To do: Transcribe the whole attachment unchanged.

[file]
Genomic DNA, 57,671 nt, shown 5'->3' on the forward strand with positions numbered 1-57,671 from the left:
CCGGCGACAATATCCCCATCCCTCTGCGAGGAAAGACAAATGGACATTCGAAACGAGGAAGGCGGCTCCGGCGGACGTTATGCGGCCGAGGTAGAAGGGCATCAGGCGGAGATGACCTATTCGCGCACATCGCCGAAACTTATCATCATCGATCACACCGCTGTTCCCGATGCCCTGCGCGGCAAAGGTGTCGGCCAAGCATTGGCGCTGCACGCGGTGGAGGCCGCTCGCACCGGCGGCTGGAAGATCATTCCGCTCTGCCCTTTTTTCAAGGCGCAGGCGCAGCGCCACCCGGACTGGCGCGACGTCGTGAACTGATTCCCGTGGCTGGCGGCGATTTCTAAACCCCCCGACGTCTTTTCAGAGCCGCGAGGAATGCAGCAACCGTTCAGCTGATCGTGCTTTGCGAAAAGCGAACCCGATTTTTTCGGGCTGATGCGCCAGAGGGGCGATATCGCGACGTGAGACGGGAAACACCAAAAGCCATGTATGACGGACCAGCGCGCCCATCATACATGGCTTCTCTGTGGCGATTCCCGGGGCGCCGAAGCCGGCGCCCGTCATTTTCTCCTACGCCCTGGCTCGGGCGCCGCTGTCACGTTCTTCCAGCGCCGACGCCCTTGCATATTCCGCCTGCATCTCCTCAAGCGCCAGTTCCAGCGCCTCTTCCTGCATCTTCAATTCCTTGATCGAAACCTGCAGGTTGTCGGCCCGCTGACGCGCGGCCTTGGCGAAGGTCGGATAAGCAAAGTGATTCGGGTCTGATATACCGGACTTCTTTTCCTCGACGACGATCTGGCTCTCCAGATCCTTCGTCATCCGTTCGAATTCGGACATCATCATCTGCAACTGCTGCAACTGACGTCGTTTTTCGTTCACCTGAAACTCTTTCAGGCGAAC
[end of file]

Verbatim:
Genomic DNA, 57,671 nt, shown 5'->3' on the forward strand with positions numbered 1-57,671 from the left:
CCGGCGACAATATCCCCATCCCTCTGCGAGGAAAGACAAATGGACATTCGAAACGAGGAAGGCGGCTCCGGCGGACGTTATGCGGCCGAGGTAGAAGGGCATCAGGCGGAGATGACCTATTCGCGCACATCGCCGAAACTTATCATCATCGATCACACCGCTGTTCCCGATGCCCTGCGCGGCAAAGGTGTCGGCCAAGCATTGGCGCTGCACGCGGTGGAGGCCGCTCGCACCGGCGGCTGGAAGATCATTCCGCTCTGCCCTTTTTTCAAGGCGCAGGCGCAGCGCCACCCGGACTGGCGCGACGTCGTGAACTGATTCCCGTGGCTGGCGGCGATTTCTAAACCCCCCGACGTCTTTTCAGAGCCGCGAGGAATGCAGCAACCGTTCAGCTGATCGTGCTTTGCGAAAAGCGAACCCGATTTTTTCGGGCTGATGCGCCAGAGGGGCGATATCGCGACGTGAGACGGGAAACACCAAAAGCCATGTATGACGGACCAGCGCGCCCATCATACATGGCTTCTCTGTGGCGATTCCCGGGGCGCCGAAGCCGGCGCCCGTCATTTTCTCCTACGCCCTGGCTCGGGCGCCGCTGTCACGTTCTTCCAGCGCCGACGCCCTTGCATATTCCGCCTGCATCTCCTCAAGCGCCAGTTCCAGCGCCTCTTCCTGCATCTTCAATTCCTTGATCGAAACCTGCAGGTTGTCGGCCCGCTGACGCGCGGCCTTGGCGAAGGTCGGATAAGCAAAGTGATTCGGGTCTGATATACCGGACTTCTTTTCCTCGACGACGATCTGGCTCTCCAGATCCTTCGTCATCCGTTCGAATTCGGACATCATCATCTGCAACTGCTGCAACTGACGTCGTTTTTCGTTCACCTGAAACTCTTTCAGGCGAAC